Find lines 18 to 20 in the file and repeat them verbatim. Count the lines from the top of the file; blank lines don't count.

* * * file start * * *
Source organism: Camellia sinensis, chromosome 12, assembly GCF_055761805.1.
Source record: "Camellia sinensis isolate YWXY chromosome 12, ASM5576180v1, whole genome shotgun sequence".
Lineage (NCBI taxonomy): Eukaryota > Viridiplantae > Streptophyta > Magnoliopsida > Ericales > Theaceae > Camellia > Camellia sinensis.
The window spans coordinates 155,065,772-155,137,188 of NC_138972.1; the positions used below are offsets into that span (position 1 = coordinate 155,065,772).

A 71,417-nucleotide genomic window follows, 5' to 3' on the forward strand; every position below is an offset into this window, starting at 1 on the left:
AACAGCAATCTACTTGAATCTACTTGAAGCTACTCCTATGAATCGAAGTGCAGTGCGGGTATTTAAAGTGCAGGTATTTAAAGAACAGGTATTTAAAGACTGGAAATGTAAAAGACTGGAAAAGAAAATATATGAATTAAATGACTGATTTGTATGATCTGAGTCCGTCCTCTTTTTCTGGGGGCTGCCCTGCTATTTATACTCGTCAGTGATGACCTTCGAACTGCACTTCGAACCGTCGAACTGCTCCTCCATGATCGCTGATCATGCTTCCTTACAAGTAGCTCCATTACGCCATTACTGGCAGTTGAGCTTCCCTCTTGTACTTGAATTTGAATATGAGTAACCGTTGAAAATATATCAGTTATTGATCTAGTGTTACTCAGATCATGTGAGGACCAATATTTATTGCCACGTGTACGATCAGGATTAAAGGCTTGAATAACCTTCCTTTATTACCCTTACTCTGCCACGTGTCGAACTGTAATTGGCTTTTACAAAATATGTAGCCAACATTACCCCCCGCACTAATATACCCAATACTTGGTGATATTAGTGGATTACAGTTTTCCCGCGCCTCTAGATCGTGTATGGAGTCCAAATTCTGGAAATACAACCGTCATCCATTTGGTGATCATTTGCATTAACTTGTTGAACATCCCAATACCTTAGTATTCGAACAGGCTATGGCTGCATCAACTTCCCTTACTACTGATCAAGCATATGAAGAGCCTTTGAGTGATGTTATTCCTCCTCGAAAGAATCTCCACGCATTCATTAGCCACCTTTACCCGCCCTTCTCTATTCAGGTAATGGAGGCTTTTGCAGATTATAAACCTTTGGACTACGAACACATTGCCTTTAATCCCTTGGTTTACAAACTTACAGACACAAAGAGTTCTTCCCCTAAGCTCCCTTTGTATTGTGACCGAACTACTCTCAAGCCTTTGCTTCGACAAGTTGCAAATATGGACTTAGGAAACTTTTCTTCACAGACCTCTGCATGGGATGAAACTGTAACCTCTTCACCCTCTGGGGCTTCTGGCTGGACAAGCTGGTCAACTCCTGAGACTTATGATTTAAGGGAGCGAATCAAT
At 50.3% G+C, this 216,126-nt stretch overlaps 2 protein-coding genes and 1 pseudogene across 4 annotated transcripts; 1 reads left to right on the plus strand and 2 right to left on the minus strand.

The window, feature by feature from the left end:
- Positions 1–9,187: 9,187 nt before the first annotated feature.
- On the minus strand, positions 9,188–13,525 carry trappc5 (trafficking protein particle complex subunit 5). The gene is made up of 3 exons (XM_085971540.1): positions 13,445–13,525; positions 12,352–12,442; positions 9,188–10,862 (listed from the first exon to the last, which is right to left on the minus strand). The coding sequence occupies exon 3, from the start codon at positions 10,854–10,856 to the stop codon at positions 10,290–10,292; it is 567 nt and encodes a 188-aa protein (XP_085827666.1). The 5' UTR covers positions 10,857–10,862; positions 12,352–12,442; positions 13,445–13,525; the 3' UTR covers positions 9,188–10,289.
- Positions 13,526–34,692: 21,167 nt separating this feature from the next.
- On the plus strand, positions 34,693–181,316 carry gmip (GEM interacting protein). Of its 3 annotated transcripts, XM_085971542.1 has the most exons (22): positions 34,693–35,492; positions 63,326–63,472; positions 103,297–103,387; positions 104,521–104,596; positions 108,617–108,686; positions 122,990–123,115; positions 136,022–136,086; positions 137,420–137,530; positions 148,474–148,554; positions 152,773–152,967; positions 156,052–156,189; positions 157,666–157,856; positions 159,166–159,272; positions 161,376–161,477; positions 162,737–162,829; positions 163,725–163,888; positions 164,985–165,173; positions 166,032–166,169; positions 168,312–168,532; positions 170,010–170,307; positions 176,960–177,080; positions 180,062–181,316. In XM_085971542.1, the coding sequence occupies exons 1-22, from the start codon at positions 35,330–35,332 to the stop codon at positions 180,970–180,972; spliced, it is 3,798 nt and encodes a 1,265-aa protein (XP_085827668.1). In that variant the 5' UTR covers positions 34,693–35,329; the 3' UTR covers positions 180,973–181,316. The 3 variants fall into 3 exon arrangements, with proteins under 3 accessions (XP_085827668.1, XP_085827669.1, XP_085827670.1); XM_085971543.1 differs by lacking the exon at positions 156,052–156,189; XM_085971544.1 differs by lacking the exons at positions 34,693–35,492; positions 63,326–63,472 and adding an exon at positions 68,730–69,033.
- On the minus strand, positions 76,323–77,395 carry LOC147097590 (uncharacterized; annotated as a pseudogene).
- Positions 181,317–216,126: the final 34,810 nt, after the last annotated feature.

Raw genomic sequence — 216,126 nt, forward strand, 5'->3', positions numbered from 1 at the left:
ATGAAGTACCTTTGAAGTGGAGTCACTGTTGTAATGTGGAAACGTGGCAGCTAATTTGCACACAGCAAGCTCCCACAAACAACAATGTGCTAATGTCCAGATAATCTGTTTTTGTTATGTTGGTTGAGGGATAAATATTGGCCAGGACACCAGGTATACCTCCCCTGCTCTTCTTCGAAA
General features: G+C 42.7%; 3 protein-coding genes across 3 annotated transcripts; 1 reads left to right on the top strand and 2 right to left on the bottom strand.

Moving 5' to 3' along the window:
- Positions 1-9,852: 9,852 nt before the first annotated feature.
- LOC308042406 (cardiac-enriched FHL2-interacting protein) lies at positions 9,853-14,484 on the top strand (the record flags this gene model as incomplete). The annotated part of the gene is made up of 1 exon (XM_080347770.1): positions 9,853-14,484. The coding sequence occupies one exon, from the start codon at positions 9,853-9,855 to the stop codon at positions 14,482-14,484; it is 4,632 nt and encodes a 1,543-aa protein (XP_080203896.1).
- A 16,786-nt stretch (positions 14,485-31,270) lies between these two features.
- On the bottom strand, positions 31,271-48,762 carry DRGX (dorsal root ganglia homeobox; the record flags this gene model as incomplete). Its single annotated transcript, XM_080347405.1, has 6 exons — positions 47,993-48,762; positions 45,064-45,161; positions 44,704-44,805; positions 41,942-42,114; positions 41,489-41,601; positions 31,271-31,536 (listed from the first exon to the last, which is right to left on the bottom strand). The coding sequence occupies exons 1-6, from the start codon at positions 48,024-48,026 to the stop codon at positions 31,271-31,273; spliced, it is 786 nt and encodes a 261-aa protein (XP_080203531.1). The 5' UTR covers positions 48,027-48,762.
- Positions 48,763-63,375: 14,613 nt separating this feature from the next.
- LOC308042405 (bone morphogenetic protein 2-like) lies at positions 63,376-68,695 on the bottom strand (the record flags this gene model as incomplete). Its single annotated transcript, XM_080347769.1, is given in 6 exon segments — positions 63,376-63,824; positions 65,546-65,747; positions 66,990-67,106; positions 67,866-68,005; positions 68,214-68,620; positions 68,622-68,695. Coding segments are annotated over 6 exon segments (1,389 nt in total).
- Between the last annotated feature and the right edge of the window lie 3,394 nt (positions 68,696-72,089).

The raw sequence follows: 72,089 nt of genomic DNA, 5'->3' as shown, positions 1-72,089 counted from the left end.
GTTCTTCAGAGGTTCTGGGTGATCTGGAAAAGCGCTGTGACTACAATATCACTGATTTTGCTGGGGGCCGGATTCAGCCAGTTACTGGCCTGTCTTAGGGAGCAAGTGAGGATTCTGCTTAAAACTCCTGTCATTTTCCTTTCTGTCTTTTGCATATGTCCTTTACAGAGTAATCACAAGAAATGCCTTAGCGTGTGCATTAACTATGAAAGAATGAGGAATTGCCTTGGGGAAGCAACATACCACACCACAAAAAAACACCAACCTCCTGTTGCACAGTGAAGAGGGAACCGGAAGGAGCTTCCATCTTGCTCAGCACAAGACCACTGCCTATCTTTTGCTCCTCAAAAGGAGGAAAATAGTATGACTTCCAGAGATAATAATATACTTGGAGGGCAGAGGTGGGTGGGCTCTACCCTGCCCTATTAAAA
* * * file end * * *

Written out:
Moving 5' to 3' along the window:
- Positions 1-9,852: 9,852 nt before the first annotated feature.
- LOC308042406 (cardiac-enriched FHL2-interacting protein) lies at positions 9,853-14,484 on the top strand (the record flags this gene model as incomplete). The annotated part of the gene is made up of 1 exon (XM_080347770.1): positions 9,853-14,484. The coding sequence occupies one exon, from the start codon at positions 9,853-9,855 to the stop codon at positions 14,482-14,484; it is 4,632 nt and encodes a 1,543-aa protein (XP_080203896.1).